It's been a little more than a year since the President took the oath of office and I became secretary of education.
Under Secretary Martha Kanter's Remarks at the Association of American Colleges and Universities Annual Meeting
Thank you for inviting me to speak to you today. I have been in my job in Washington for a little over six months now, and I've been privileged to get to know many of you and to learn about and recognize in many of our national conversations the extraordinary work of AAC&U.
Thank you. Please stand to pay a special tribute to the wife and son of Myles Brand, who are here today. Myles Brand was a remarkable leader who was unafraid of controversy.
Thank you for that kind introduction. I welcome this opportunity to address state lawmakers. For too long, you have been the leading yet underappreciated stewards of education reform. It is sometimes said that governors get the headlines and legislators get the headaches. There is a lot of truth to that.
Thank you for that kind introduction. It is a special pleasure and opportunity for me to meet and speak with so many early childhood educators, advocates, and researchers. More than a half century ago, Franklin Roosevelt said that the "destiny of American youth is the destiny of America." Each and every day you help to fulfill that destiny.
Thank you so much for the generous introduction. It's a pleasure and honor to be addressing this conference of the Harlem Children's Zone. HCZ, and its founder and extraordinary leader, Geoff Canada, have produced one of the most remarkable anti-poverty community programs in the nation's history.
Good morning and thank you for the opportunity to discuss the state of American educationwhich in some ways is one and the same with the American economy.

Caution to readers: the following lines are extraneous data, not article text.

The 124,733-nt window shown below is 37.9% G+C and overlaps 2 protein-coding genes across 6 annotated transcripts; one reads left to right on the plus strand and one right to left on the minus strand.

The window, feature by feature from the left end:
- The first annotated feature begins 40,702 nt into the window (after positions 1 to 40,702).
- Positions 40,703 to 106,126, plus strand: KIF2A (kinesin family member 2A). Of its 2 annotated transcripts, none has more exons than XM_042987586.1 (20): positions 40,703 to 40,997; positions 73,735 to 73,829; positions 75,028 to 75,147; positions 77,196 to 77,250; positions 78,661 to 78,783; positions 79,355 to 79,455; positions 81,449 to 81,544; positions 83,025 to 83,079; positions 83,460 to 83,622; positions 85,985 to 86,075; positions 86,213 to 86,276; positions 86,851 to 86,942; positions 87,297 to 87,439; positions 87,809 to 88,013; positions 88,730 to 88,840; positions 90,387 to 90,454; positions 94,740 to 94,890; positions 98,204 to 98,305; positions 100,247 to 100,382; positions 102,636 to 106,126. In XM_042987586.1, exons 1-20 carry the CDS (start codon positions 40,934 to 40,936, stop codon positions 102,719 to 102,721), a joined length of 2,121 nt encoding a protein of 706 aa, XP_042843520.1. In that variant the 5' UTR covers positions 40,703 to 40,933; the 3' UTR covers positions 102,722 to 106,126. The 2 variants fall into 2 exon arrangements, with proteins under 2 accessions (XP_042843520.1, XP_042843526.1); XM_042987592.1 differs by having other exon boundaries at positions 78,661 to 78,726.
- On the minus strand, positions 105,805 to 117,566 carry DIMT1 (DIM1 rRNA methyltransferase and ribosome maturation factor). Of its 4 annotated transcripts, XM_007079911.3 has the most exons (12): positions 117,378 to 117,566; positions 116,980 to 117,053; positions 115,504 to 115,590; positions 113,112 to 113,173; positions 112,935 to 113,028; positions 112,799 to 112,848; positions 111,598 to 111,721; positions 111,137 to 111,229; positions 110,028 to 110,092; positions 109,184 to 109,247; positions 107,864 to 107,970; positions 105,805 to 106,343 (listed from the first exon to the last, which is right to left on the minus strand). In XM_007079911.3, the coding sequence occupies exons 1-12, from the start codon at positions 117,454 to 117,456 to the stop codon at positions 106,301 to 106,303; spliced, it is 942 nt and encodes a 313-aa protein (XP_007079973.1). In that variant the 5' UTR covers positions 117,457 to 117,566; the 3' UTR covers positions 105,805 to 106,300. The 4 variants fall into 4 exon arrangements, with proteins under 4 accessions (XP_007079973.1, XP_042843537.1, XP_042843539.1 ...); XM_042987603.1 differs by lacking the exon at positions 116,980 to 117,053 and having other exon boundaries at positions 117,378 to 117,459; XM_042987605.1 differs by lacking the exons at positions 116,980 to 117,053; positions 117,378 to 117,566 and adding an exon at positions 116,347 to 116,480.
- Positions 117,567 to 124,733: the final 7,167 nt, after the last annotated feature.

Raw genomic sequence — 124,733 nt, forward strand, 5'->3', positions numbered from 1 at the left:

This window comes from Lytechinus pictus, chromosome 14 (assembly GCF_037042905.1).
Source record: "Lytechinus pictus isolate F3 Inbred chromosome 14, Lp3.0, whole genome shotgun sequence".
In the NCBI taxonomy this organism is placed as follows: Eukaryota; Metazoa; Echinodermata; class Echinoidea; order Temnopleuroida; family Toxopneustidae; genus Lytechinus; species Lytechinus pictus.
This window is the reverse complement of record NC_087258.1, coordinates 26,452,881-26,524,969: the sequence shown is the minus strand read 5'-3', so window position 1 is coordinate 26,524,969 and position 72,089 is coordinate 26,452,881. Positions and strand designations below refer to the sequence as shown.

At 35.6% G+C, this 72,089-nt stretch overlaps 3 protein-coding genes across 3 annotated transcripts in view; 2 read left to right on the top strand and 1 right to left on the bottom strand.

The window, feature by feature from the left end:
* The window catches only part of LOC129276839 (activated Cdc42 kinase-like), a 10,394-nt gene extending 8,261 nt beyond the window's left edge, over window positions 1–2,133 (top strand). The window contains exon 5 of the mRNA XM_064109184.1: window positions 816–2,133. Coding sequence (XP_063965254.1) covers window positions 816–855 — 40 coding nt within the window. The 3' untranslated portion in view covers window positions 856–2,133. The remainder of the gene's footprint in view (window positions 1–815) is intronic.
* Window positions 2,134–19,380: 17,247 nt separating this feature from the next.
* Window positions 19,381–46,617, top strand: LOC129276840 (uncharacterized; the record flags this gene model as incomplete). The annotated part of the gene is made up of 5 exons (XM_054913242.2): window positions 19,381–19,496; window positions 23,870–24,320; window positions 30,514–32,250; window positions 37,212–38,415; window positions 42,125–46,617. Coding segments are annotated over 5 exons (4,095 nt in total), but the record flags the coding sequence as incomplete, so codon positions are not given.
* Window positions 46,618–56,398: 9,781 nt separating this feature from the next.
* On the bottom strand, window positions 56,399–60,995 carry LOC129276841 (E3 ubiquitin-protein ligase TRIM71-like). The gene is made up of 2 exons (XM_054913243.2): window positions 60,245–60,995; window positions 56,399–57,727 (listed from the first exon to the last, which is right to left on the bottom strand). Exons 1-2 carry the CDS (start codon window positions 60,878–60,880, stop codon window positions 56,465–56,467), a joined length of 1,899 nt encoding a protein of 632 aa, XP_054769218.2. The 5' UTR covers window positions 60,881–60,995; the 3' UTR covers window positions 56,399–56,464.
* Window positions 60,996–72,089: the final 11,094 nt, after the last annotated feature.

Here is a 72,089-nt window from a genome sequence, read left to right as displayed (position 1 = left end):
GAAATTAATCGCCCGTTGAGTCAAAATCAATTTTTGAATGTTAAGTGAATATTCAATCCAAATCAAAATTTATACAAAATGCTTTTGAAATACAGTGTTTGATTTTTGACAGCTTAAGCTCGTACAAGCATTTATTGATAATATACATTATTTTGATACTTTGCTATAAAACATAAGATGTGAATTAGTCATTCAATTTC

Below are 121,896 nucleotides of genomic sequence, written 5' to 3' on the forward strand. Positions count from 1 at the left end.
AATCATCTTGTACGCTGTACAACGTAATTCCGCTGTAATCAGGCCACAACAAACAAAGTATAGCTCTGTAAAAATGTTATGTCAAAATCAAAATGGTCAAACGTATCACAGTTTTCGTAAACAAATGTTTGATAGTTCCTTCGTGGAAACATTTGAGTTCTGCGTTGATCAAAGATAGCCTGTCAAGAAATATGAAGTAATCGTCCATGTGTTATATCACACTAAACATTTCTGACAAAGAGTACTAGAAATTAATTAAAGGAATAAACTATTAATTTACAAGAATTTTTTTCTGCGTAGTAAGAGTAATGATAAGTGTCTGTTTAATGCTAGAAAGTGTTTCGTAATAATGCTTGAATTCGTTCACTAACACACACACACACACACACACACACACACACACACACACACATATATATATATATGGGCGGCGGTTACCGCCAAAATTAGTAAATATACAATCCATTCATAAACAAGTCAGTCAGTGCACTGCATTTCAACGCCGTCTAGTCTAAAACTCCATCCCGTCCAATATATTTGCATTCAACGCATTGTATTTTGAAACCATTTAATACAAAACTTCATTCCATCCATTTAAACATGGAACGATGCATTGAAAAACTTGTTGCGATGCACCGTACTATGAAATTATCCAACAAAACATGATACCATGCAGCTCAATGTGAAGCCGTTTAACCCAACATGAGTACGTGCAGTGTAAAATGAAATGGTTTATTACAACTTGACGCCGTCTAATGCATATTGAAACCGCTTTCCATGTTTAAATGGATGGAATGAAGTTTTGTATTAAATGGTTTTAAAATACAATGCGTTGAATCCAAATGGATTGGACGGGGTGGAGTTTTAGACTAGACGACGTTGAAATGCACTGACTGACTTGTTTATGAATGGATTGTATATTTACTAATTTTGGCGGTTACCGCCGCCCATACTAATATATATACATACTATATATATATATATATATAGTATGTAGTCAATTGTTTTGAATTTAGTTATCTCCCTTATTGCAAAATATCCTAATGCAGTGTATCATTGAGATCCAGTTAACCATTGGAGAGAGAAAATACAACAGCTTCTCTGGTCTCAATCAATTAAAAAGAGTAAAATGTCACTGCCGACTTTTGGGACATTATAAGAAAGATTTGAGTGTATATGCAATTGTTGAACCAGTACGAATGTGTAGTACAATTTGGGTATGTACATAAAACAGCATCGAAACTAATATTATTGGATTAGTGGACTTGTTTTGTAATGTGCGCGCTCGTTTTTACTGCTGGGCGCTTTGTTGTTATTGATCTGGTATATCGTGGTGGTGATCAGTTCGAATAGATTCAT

I believe that the quality of our education system says as much about the long-term health of our economy as the stock market, the unemployment rate and the size of the gross domestic product.
I am thrilled to be here to speak to the New England Board of Higher Education. Most of you here today share my priorities and I believe that together we will be able to meet the many challenges we face in today’s economy.
First, I would like to start with the story of how I got my present job at the U.S. Department of Education.
Good Morning. Thank you for inviting me here today. It is an honor to sit here in this room with our nation's leading scientists and engineers. You're the experts in your field, the people the president trusts to build an agenda for science and technology and to advise him, me, and my colleagues in the Cabinet.
It's an honor and pleasure to be here at Columbia Teachers Collegethe oldest, largest, and most storied graduate school of education in the United States. Here in this citadel of teacher preparation, where giants like John Dewey played such a formative role, I've come to speak to you today about the need for a sea-change in our schools of education.